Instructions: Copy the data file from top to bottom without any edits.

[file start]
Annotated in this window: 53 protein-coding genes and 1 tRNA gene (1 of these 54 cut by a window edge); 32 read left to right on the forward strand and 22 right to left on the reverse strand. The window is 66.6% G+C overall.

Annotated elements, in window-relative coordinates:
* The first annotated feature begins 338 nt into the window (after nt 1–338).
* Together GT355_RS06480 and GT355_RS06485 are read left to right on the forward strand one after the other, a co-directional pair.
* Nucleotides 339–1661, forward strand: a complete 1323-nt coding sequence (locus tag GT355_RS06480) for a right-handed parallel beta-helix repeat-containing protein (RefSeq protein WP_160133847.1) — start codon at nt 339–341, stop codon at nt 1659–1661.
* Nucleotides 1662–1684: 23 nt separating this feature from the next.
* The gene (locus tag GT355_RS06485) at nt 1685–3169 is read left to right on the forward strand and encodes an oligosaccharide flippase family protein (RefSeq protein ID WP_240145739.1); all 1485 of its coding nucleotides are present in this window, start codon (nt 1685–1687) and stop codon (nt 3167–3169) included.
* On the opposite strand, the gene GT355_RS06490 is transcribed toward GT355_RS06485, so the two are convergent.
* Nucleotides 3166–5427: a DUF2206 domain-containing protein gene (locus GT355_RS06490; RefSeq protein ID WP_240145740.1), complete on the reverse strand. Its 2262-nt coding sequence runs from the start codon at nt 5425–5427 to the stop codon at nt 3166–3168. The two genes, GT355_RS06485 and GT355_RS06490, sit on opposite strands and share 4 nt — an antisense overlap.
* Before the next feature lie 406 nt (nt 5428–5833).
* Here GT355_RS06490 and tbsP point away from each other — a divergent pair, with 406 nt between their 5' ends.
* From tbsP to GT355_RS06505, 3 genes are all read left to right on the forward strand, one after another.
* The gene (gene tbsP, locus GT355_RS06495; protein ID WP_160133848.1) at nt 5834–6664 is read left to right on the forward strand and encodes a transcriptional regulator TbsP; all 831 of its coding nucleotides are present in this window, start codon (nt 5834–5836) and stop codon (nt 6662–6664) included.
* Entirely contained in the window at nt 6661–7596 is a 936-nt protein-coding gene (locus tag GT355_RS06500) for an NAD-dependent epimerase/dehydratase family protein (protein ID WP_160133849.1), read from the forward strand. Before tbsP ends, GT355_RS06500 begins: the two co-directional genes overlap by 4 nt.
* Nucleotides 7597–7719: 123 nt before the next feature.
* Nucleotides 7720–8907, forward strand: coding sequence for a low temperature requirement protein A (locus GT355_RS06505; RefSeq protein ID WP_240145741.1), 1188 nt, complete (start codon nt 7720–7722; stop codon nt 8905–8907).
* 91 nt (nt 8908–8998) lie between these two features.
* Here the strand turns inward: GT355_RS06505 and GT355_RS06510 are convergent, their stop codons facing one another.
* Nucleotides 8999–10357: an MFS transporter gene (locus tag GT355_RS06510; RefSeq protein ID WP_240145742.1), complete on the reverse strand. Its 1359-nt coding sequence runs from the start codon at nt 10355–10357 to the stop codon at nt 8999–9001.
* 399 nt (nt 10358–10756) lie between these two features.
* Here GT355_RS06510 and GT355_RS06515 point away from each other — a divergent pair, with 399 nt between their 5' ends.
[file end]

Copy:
Annotated in this window: 53 protein-coding genes and 1 tRNA gene (1 of these 54 cut by a window edge); 32 read left to right on the forward strand and 22 right to left on the reverse strand. The window is 66.6% G+C overall.

Annotated elements, in window-relative coordinates:
* The first annotated feature begins 338 nt into the window (after nt 1–338).
* Together GT355_RS06480 and GT355_RS06485 are read left to right on the forward strand one after the other, a co-directional pair.
* Nucleotides 339–1661, forward strand: a complete 1323-nt coding sequence (locus tag GT355_RS06480) for a right-handed parallel beta-helix repeat-containing protein (RefSeq protein WP_160133847.1) — start codon at nt 339–341, stop codon at nt 1659–1661.
* Nucleotides 1662–1684: 23 nt separating this feature from the next.
* The gene (locus tag GT355_RS06485) at nt 1685–3169 is read left to right on the forward strand and encodes an oligosaccharide flippase family protein (RefSeq protein ID WP_240145739.1); all 1485 of its coding nucleotides are present in this window, start codon (nt 1685–1687) and stop codon (nt 3167–3169) included.
* On the opposite strand, the gene GT355_RS06490 is transcribed toward GT355_RS06485, so the two are convergent.
* Nucleotides 3166–5427: a DUF2206 domain-containing protein gene (locus GT355_RS06490; RefSeq protein ID WP_240145740.1), complete on the reverse strand. Its 2262-nt coding sequence runs from the start codon at nt 5425–5427 to the stop codon at nt 3166–3168. The two genes, GT355_RS06485 and GT355_RS06490, sit on opposite strands and share 4 nt — an antisense overlap.
* Before the next feature lie 406 nt (nt 5428–5833).
* Here GT355_RS06490 and tbsP point away from each other — a divergent pair, with 406 nt between their 5' ends.
* From tbsP to GT355_RS06505, 3 genes are all read left to right on the forward strand, one after another.
* The gene (gene tbsP, locus GT355_RS06495; protein ID WP_160133848.1) at nt 5834–6664 is read left to right on the forward strand and encodes a transcriptional regulator TbsP; all 831 of its coding nucleotides are present in this window, start codon (nt 5834–5836) and stop codon (nt 6662–6664) included.
* Entirely contained in the window at nt 6661–7596 is a 936-nt protein-coding gene (locus tag GT355_RS06500) for an NAD-dependent epimerase/dehydratase family protein (protein ID WP_160133849.1), read from the forward strand. Before tbsP ends, GT355_RS06500 begins: the two co-directional genes overlap by 4 nt.
* Nucleotides 7597–7719: 123 nt before the next feature.
* Nucleotides 7720–8907, forward strand: coding sequence for a low temperature requirement protein A (locus GT355_RS06505; RefSeq protein ID WP_240145741.1), 1188 nt, complete (start codon nt 7720–7722; stop codon nt 8905–8907).
* 91 nt (nt 8908–8998) lie between these two features.
* Here the strand turns inward: GT355_RS06505 and GT355_RS06510 are convergent, their stop codons facing one another.
* Nucleotides 8999–10357: an MFS transporter gene (locus tag GT355_RS06510; RefSeq protein ID WP_240145742.1), complete on the reverse strand. Its 1359-nt coding sequence runs from the start codon at nt 10355–10357 to the stop codon at nt 8999–9001.
* 399 nt (nt 10358–10756) lie between these two features.
* Here GT355_RS06510 and GT355_RS06515 point away from each other — a divergent pair, with 399 nt between their 5' ends.